Mr Outerbridge, a Canadian-Bermudian who moved to the island from Toronto as a child, had been delighted to become a father.

In the early days after the shooting, his infant daughter was “always looking for him in the places where he would be”, Mrs Outerbridge said. “Checking in the car or looking to see if he was out on the porch.”

She added: “After a while, that stopped.”

Eventually, Mrs Outerbridge took a loving voice note of her husband saying good night, and had it placed in a toy bear.

His daughter, who turns 4 in October, loves to replay it.

“She recognises that voice,” Mrs Outerbridge said.

She said her eldest remains “really troubled by it to this day”.

Mrs Outerbridge, who had not dealt with grief until the loss of her husband, found support from others who had experienced the toll of Bermuda’s cycle of murders.

“I have heard from a few people, mostly moms whose sons have been murdered the same way. That’s been a big support.

“The group Moms Bermuda has been really awesome and supportive — it’s basically mothers that have come together.”

She added: “Going through grief, I realised the second year is much harder. The first year, you’re still just trying to collect your thoughts.

“The second year, it really hits that this person is not here.”

The anniversary of her husband’s murder is also painfully close to Good Friday and Easter, which was “always my favourite holiday”.

However, she added: “I do want to state that, since this loss, I have come a long way.”

She knows, as do police, that there are people in the community with details about the two men who waited outside the house, murdered her husband and fled.

“I feel like they have mixed emotions. Someone wants to say it, but they also know what the ramifications could be. I get it to an extent.”

She feels the method of giving testimony could be changed in some way to make it easier to give evidence.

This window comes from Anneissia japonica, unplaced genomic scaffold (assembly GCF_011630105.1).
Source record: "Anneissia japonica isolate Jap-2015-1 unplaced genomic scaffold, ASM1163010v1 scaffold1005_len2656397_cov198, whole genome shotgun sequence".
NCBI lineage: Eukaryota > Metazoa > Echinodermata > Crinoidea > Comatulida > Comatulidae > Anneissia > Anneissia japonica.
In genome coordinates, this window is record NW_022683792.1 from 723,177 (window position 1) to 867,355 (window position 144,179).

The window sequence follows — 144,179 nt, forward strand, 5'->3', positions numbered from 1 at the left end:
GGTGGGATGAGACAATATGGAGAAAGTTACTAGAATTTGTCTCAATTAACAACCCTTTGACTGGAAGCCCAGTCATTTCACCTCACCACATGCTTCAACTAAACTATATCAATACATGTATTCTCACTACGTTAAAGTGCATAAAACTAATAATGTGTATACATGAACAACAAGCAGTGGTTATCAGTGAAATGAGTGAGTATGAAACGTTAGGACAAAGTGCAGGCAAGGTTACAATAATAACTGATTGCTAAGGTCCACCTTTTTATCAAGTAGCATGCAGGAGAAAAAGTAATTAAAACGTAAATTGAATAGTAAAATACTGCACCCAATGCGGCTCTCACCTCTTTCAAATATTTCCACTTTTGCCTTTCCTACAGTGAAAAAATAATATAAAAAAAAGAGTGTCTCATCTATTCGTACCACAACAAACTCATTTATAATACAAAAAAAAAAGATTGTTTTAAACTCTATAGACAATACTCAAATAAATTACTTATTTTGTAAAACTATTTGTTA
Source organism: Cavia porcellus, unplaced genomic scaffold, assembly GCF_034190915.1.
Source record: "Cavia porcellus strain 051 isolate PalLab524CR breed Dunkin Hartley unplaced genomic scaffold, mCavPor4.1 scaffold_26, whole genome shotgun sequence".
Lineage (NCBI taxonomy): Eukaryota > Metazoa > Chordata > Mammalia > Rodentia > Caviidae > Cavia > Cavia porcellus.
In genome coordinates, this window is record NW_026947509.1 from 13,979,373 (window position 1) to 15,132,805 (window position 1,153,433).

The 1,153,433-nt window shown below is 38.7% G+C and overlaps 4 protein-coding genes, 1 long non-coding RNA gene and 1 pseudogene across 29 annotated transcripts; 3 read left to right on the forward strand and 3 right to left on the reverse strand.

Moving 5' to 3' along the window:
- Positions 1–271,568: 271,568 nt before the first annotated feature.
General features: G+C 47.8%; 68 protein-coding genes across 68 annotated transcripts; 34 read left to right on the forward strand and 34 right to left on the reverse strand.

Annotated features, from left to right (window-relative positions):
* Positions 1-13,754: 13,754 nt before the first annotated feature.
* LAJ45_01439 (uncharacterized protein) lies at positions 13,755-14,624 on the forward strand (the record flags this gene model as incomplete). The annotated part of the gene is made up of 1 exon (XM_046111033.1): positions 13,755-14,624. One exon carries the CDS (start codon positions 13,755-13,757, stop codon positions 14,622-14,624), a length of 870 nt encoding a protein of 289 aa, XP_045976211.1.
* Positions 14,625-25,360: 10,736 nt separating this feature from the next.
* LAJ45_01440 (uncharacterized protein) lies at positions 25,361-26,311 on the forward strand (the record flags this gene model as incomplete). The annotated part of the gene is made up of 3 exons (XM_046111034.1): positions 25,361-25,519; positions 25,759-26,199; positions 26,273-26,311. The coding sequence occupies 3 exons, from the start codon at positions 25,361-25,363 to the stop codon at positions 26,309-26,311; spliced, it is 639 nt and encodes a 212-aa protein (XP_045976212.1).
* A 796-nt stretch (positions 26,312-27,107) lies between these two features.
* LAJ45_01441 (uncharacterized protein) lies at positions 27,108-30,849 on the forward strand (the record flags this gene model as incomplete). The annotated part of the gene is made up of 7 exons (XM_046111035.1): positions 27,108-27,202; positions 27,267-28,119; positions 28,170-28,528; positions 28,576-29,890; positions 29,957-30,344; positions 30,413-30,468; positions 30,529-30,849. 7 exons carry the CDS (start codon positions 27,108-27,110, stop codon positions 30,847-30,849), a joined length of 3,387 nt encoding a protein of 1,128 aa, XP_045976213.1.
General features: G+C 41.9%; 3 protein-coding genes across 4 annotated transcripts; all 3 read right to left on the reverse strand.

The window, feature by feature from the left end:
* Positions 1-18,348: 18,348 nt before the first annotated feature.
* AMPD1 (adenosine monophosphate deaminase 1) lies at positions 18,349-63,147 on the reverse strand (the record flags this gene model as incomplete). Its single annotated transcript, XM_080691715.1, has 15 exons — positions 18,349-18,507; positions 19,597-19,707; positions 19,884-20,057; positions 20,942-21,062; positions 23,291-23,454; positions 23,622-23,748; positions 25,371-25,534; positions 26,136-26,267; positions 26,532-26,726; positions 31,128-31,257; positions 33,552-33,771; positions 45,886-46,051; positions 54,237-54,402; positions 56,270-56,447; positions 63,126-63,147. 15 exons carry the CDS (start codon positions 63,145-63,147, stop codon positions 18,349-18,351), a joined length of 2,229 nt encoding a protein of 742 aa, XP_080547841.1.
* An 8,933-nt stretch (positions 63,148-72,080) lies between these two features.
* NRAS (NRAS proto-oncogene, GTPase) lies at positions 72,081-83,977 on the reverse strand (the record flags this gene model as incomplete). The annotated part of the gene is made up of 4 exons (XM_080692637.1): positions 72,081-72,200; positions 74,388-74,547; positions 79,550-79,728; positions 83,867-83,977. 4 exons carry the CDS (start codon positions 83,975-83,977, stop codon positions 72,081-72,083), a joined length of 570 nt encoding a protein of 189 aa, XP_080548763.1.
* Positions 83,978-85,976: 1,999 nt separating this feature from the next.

“Of course someone knows something. I am an understanding person. I won’t say I’ve accepted it; I have not. But I understand there are sides to it.”

She added: “I would hope for someone to just say something.”

Mrs Outerbridge said she also felt many in the community were “judgmental” of those lost to murder, and guns in particular.

“They feel that anybody murdered had to be part of something. With my husband, that’s totally not the case.

“But it’s hard to change the mindset. It’s been happening ever since 2003.

“At the end of the day, we can’t get the community to do anything they don’t want to do. But what’s right? If you know something, please, say something.”

She said her husband had deeply wished to become a parent.

“He really wanted to be a dad. He wasn’t a parent yet, and I was. Having this baby was something he wanted so much.

“What I often think about, and it’s so messed up, is how we planned this baby, and now it’s just me and this baby.

“This is his only child. Now I am raising this man’s only child.”

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Published August 14, 2023 at 7:58 am (Updated August 14, 2023 at 8:02 am)

Senseless murder leaves a widow picking up the pieces